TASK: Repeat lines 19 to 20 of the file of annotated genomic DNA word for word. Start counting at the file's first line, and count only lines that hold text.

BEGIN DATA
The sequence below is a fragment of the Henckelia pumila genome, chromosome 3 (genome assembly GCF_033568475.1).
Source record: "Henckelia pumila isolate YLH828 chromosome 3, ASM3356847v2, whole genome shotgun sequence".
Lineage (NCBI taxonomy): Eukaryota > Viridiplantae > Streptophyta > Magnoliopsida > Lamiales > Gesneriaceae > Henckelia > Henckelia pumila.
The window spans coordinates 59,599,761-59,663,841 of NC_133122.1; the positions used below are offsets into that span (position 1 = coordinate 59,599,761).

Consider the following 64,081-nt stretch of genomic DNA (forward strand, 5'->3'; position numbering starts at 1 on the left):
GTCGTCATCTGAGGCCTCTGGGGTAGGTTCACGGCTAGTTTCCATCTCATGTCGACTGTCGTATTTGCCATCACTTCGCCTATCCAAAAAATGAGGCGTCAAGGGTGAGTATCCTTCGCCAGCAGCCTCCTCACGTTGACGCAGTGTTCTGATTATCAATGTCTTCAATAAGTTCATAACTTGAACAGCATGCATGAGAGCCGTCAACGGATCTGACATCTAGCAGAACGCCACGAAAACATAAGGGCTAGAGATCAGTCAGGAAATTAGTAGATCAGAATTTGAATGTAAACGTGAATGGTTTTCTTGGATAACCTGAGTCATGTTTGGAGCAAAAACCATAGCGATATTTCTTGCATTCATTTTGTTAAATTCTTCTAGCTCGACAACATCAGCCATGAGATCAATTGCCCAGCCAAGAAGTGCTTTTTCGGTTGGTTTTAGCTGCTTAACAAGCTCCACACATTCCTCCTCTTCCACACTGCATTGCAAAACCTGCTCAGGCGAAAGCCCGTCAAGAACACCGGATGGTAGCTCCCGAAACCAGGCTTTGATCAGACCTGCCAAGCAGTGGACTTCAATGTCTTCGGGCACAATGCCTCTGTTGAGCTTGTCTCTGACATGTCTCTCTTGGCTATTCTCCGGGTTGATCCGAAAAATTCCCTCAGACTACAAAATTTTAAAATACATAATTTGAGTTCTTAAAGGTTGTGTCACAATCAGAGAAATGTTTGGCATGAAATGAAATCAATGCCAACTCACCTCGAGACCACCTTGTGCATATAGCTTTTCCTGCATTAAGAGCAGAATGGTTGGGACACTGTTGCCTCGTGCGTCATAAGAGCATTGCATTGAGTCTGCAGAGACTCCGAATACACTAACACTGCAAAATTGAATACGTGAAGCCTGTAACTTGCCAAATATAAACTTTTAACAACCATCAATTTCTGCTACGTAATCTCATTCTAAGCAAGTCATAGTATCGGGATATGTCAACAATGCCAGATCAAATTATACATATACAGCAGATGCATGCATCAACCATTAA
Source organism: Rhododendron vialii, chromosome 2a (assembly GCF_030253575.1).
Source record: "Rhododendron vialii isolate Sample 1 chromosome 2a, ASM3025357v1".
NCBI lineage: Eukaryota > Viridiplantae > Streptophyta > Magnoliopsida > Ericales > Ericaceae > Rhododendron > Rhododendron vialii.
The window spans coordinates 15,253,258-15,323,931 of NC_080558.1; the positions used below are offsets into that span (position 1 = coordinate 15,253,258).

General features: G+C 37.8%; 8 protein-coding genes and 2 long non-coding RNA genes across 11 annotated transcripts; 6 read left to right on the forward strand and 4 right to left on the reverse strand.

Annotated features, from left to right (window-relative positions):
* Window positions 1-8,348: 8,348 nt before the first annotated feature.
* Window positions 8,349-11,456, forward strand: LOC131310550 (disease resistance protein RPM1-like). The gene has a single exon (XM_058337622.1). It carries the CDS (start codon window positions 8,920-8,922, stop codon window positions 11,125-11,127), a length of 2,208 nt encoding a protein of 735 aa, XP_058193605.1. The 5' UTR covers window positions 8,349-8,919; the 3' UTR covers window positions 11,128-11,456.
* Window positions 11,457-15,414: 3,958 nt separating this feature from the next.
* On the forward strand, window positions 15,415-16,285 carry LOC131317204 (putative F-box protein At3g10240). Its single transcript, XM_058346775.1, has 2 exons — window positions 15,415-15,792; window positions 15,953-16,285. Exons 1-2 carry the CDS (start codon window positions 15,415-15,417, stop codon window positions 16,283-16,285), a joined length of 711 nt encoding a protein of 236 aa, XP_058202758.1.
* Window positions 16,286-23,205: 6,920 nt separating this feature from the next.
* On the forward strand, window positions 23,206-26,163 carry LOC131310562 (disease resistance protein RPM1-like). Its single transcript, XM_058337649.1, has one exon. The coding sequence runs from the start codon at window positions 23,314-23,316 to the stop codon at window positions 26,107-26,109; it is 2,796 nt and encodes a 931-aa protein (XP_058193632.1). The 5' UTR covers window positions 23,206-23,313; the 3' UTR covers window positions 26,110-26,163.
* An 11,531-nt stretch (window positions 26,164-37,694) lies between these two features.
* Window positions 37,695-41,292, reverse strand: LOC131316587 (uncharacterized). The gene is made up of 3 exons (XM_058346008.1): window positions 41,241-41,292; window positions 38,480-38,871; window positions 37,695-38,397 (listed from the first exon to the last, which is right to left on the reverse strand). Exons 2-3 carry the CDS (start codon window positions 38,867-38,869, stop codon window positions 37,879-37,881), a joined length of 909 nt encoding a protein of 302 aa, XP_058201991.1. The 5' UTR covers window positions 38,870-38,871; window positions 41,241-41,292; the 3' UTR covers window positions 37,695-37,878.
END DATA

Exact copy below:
* An 11,531-nt stretch (window positions 26,164-37,694) lies between these two features.
* Window positions 37,695-41,292, reverse strand: LOC131316587 (uncharacterized). The gene is made up of 3 exons (XM_058346008.1): window positions 41,241-41,292; window positions 38,480-38,871; window positions 37,695-38,397 (listed from the first exon to the last, which is right to left on the reverse strand). Exons 2-3 carry the CDS (start codon window positions 38,867-38,869, stop codon window positions 37,879-37,881), a joined length of 909 nt encoding a protein of 302 aa, XP_058201991.1. The 5' UTR covers window positions 38,870-38,871; window positions 41,241-41,292; the 3' UTR covers window positions 37,695-37,878.